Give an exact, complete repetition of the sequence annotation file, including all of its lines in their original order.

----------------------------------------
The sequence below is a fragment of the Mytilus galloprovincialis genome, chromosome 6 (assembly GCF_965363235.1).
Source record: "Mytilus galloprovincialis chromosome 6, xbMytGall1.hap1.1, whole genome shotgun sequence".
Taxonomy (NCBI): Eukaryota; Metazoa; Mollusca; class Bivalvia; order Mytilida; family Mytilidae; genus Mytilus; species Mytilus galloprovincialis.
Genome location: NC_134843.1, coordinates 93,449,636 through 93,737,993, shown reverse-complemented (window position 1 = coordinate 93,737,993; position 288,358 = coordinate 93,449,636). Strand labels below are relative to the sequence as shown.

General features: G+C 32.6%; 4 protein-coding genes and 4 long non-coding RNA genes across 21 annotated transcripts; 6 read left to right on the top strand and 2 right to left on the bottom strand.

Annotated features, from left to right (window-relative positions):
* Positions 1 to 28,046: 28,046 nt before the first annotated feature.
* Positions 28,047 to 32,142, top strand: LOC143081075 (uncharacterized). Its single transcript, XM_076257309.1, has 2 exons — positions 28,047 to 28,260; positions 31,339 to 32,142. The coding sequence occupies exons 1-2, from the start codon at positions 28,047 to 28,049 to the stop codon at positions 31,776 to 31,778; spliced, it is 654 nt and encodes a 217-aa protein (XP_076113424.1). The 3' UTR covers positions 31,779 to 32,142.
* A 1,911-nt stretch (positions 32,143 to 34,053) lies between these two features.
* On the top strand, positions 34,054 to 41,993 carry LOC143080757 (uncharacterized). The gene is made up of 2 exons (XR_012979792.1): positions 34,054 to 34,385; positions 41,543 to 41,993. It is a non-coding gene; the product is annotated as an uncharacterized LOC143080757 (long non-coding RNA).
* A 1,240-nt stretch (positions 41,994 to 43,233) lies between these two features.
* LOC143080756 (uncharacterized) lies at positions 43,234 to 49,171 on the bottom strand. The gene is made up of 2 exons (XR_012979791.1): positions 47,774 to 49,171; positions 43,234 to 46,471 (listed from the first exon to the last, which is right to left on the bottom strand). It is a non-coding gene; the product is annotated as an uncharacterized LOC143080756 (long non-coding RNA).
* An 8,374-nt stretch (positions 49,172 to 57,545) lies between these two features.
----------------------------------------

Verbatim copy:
The sequence below is a fragment of the Mytilus galloprovincialis genome, chromosome 6 (assembly GCF_965363235.1).
Source record: "Mytilus galloprovincialis chromosome 6, xbMytGall1.hap1.1, whole genome shotgun sequence".
Taxonomy (NCBI): Eukaryota; Metazoa; Mollusca; class Bivalvia; order Mytilida; family Mytilidae; genus Mytilus; species Mytilus galloprovincialis.
Genome location: NC_134843.1, coordinates 93,449,636 through 93,737,993, shown reverse-complemented (window position 1 = coordinate 93,737,993; position 288,358 = coordinate 93,449,636). Strand labels below are relative to the sequence as shown.

General features: G+C 32.6%; 4 protein-coding genes and 4 long non-coding RNA genes across 21 annotated transcripts; 6 read left to right on the top strand and 2 right to left on the bottom strand.

Annotated features, from left to right (window-relative positions):
* Positions 1 to 28,046: 28,046 nt before the first annotated feature.
* Positions 28,047 to 32,142, top strand: LOC143081075 (uncharacterized). Its single transcript, XM_076257309.1, has 2 exons — positions 28,047 to 28,260; positions 31,339 to 32,142. The coding sequence occupies exons 1-2, from the start codon at positions 28,047 to 28,049 to the stop codon at positions 31,776 to 31,778; spliced, it is 654 nt and encodes a 217-aa protein (XP_076113424.1). The 3' UTR covers positions 31,779 to 32,142.
* A 1,911-nt stretch (positions 32,143 to 34,053) lies between these two features.
* On the top strand, positions 34,054 to 41,993 carry LOC143080757 (uncharacterized). The gene is made up of 2 exons (XR_012979792.1): positions 34,054 to 34,385; positions 41,543 to 41,993. It is a non-coding gene; the product is annotated as an uncharacterized LOC143080757 (long non-coding RNA).
* A 1,240-nt stretch (positions 41,994 to 43,233) lies between these two features.
* LOC143080756 (uncharacterized) lies at positions 43,234 to 49,171 on the bottom strand. The gene is made up of 2 exons (XR_012979791.1): positions 47,774 to 49,171; positions 43,234 to 46,471 (listed from the first exon to the last, which is right to left on the bottom strand). It is a non-coding gene; the product is annotated as an uncharacterized LOC143080756 (long non-coding RNA).
* An 8,374-nt stretch (positions 49,172 to 57,545) lies between these two features.